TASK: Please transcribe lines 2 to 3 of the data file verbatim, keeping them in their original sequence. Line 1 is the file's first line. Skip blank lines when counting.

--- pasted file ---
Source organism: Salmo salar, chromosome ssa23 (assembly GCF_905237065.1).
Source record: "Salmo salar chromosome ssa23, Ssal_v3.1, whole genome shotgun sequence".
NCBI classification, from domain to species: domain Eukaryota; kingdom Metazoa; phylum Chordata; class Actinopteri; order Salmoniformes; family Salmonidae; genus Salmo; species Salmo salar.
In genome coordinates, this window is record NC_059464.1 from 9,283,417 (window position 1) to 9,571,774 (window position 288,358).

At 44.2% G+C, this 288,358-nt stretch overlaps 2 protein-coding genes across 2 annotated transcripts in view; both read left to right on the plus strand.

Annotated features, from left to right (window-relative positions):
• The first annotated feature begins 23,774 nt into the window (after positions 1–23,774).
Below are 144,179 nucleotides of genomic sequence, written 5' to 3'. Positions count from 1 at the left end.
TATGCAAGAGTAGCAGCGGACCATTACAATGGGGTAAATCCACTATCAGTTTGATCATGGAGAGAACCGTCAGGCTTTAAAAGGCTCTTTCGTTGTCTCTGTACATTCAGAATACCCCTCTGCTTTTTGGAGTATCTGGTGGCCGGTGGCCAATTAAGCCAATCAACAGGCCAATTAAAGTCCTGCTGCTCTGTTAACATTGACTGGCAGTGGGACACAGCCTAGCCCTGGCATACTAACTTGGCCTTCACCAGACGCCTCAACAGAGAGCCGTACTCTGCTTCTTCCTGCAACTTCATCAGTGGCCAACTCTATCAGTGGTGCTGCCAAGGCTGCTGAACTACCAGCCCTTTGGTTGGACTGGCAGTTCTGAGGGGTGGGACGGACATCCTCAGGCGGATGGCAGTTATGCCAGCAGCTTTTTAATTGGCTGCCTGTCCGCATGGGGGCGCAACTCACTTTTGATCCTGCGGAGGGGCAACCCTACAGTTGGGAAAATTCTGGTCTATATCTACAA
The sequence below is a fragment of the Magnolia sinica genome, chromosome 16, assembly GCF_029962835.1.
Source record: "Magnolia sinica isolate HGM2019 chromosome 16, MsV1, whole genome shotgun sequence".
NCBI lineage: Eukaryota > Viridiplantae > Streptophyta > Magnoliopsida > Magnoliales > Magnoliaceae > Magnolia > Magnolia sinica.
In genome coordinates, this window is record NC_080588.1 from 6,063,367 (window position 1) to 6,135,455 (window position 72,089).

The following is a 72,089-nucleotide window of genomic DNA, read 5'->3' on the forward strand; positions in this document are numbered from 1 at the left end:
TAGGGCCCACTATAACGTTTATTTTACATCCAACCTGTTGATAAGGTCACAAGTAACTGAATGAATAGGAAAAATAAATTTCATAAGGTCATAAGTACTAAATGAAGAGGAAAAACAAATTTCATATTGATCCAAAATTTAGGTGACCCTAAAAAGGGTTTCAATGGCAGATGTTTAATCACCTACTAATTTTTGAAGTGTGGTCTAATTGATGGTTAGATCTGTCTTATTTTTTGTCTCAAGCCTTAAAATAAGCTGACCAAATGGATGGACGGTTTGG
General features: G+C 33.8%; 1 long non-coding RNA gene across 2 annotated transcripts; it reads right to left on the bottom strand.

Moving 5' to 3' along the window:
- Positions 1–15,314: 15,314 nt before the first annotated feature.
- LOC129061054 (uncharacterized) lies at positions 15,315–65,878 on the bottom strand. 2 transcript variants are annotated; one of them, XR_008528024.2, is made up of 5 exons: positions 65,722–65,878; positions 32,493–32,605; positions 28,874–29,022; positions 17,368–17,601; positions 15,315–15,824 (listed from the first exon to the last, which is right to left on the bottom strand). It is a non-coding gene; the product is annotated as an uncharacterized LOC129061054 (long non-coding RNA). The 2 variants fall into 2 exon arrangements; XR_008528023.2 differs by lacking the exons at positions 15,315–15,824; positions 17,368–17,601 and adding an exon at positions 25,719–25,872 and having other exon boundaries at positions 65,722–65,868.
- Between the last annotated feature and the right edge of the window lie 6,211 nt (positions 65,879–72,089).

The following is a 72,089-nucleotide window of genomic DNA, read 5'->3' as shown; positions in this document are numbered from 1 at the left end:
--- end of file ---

Source record: "Salmo salar chromosome ssa23, Ssal_v3.1, whole genome shotgun sequence".
NCBI classification, from domain to species: domain Eukaryota; kingdom Metazoa; phylum Chordata; class Actinopteri; order Salmoniformes; family Salmonidae; genus Salmo; species Salmo salar.